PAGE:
Special effects whizz Steven Kostanski goes for a slightly lighter tone after the darkness of The Void but amps up the weirdness, the creative creature creations, and still delivers buckets of gore. A sort of adult version of Power Rangers by way of GWAR (and little bit of the ace Star Kid), Psycho Gorman goes full tilt with the black comedy and gnarly gory set-pieces. The character of Psycho Gorman is a hoot, determined to destroy everything and with every word he utters being something about “bathing in blood, eternal pain, sending everyone to oblivion” makes it even more hilarious when he’s shackled by two youngsters and forced to play nice. The PG make up is fantastic as is the assortment of creations and creatures that feature throughout, Kostanski and crew stuffing the film with amazing prosthetic monsters.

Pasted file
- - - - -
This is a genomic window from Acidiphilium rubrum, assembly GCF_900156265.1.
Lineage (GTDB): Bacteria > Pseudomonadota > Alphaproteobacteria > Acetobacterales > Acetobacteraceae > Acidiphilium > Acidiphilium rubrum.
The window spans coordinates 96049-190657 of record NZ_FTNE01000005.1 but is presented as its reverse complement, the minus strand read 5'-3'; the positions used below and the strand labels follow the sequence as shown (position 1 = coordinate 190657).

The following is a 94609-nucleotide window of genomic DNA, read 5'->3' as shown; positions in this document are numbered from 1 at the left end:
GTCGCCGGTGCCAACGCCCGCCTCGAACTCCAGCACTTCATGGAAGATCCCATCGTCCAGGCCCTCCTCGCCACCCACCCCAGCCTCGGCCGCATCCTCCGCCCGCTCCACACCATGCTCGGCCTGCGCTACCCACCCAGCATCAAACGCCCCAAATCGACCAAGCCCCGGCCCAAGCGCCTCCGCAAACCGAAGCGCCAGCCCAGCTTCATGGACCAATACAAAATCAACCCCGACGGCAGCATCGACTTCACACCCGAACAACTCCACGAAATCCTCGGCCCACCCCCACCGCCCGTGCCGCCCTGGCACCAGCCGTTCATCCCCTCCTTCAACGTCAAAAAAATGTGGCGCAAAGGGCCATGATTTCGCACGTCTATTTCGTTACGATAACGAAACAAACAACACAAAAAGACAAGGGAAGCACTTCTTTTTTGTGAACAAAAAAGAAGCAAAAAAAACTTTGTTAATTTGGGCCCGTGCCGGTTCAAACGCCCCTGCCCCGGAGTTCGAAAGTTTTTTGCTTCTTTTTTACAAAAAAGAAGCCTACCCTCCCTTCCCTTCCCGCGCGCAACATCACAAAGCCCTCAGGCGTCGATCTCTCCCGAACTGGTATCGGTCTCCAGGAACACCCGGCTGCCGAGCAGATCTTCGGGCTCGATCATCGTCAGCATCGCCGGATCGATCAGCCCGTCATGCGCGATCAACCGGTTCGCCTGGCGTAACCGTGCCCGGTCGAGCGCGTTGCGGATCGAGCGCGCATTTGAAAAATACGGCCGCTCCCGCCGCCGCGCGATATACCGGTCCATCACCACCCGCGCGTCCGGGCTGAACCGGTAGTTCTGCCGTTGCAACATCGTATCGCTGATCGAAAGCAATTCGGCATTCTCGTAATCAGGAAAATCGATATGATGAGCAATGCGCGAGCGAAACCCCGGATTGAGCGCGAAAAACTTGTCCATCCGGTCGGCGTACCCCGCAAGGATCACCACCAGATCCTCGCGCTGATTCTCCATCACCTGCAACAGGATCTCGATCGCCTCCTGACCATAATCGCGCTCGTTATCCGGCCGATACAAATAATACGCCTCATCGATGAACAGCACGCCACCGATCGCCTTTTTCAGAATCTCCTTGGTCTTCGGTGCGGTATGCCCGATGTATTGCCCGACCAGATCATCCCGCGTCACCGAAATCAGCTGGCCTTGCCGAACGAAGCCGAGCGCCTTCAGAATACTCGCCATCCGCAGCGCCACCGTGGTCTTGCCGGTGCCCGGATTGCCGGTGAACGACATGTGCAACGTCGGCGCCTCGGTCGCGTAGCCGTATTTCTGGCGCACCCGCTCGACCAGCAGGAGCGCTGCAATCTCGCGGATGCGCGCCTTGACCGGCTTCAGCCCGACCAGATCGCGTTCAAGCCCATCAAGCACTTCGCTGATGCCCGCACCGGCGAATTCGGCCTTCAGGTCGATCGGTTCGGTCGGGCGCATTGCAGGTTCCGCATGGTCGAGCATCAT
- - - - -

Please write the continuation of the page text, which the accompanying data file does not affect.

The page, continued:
In addition, there’s a darkly twisted comic streak throughout with Mimi and her family being just as screwed up and weird as any of the alien creatures. Not least Mimi, who is a borderline psycho herself! Pushy, manic, hyper, and sometimes downright mean, she’s not always the most likeable character (and will no doubt irk some!) but certainly adds to the novel vibe of the film, is often hilarious, and is played with full on energy by Nita-Josee Hanna. As mentioned, the character and the humour may not be to everyone’s taste as it is perhaps laid on a little thick at times (a joke about the weird dodgeball-like game Mimi has created and is obsessed with, perhaps stretched to breaking point!) meaning that sometimes proceedings are focused a little too much on the humour and family aspects when really, we all want more PG fighting crazy looking monsters.